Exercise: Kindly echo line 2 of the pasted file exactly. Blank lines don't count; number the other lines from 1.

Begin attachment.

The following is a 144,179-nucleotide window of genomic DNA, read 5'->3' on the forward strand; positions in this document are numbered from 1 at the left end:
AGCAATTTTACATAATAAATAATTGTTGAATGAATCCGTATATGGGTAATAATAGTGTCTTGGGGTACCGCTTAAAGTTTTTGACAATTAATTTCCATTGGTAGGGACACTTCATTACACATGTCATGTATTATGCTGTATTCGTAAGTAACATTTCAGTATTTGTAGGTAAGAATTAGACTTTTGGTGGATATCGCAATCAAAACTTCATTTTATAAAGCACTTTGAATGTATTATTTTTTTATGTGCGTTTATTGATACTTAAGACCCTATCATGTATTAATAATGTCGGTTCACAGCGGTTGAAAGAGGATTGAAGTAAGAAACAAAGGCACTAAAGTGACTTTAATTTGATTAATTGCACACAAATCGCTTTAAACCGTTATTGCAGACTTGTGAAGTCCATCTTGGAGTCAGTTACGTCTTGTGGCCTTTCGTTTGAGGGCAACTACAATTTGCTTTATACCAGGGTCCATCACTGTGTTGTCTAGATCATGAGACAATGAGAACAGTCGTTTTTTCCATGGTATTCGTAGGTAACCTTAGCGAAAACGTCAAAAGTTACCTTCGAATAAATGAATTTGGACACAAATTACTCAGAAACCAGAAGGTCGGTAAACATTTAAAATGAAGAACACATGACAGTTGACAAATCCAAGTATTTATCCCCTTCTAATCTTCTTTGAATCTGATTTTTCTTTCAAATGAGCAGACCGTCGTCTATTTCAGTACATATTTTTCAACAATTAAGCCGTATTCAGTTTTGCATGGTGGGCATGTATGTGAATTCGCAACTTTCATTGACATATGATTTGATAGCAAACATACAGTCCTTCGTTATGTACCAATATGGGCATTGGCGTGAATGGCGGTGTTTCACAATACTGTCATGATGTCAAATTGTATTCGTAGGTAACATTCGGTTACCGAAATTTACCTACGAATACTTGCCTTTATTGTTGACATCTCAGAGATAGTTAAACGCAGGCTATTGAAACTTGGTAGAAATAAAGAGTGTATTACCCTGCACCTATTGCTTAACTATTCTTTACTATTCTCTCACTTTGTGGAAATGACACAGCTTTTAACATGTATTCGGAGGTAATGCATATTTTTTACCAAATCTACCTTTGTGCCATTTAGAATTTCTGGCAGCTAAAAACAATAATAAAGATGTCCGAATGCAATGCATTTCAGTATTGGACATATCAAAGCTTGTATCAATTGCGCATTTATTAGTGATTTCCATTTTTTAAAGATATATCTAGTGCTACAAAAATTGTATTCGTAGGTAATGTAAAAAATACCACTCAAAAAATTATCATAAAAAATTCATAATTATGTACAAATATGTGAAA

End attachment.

AGCAATTTTACATAATAAATAATTGTTGAATGAATCCGTATATGGGTAATAATAGTGTCTTGGGGTACCGCTTAAAGTTTTTGACAATTAATTTCCATTGGTAGGGACACTTCATTACACATGTCATGTATTATGCTGTATTCGTAAGTAACATTTCAGTATTTGTAGGTAAGAATTAGACTTTTGGTGGATATCGCAATCAAAACTTCATTTTATAAAGCACTTTGAATGTATTATTTTTTTATGTGCGTTTATTGATACTTAAGACCCTATCATGTATTAATAATGTCGGTTCACAGCGGTTGAAAGAGGATTGAAGTAAGAAACAAAGGCACTAAAGTGACTTTAATTTGATTAATTGCACACAAATCGCTTTAAACCGTTATTGCAGACTTGTGAAGTCCATCTTGGAGTCAGTTACGTCTTGTGGCCTTTCGTTTGAGGGCAACTACAATTTGCTTTATACCAGGGTCCATCACTGTGTTGTCTAGATCATGAGACAATGAGAACAGTCGTTTTTTCCATGGTATTCGTAGGTAACCTTAGCGAAAACGTCAAAAGTTACCTTCGAATAAATGAATTTGGACACAAATTACTCAGAAACCAGAAGGTCGGTAAACATTTAAAATGAAGAACACATGACAGTTGACAAATCCAAGTATTTATCCCCTTCTAATCTTCTTTGAATCTGATTTTTCTTTCAAATGAGCAGACCGTCGTCTATTTCAGTACATATTTTTCAACAATTAAGCCGTATTCAGTTTTGCATGGTGGGCATGTATGTGAATTCGCAACTTTCATTGACATATGATTTGATAGCAAACATACAGTCCTTCGTTATGTACCAATATGGGCATTGGCGTGAATGGCGGTGTTTCACAATACTGTCATGATGTCAAATTGTATTCGTAGGTAACATTCGGTTACCGAAATTTACCTACGAATACTTGCCTTTATTGTTGACATCTCAGAGATAGTTAAACGCAGGCTATTGAAACTTGGTAGAAATAAAGAGTGTATTACCCTGCACCTATTGCTTAACTATTCTTTACTATTCTCTCACTTTGTGGAAATGACACAGCTTTTAACATGTATTCGGAGGTAATGCATATTTTTTACCAAATCTACCTTTGTGCCATTTAGAATTTCTGGCAGCTAAAAACAATAATAAAGATGTCCGAATGCAATGCATTTCAGTATTGGACATATCAAAGCTTGTATCAATTGCGCATTTATTAGTGATTTCCATTTTTTAAAGATATATCTAGTGCTACAAAAATTGTATTCGTAGGTAATGTAAAAAATACCACTCAAAAAATTATCATAAAAAATTCATAATTATGTACAAATATGTGAAA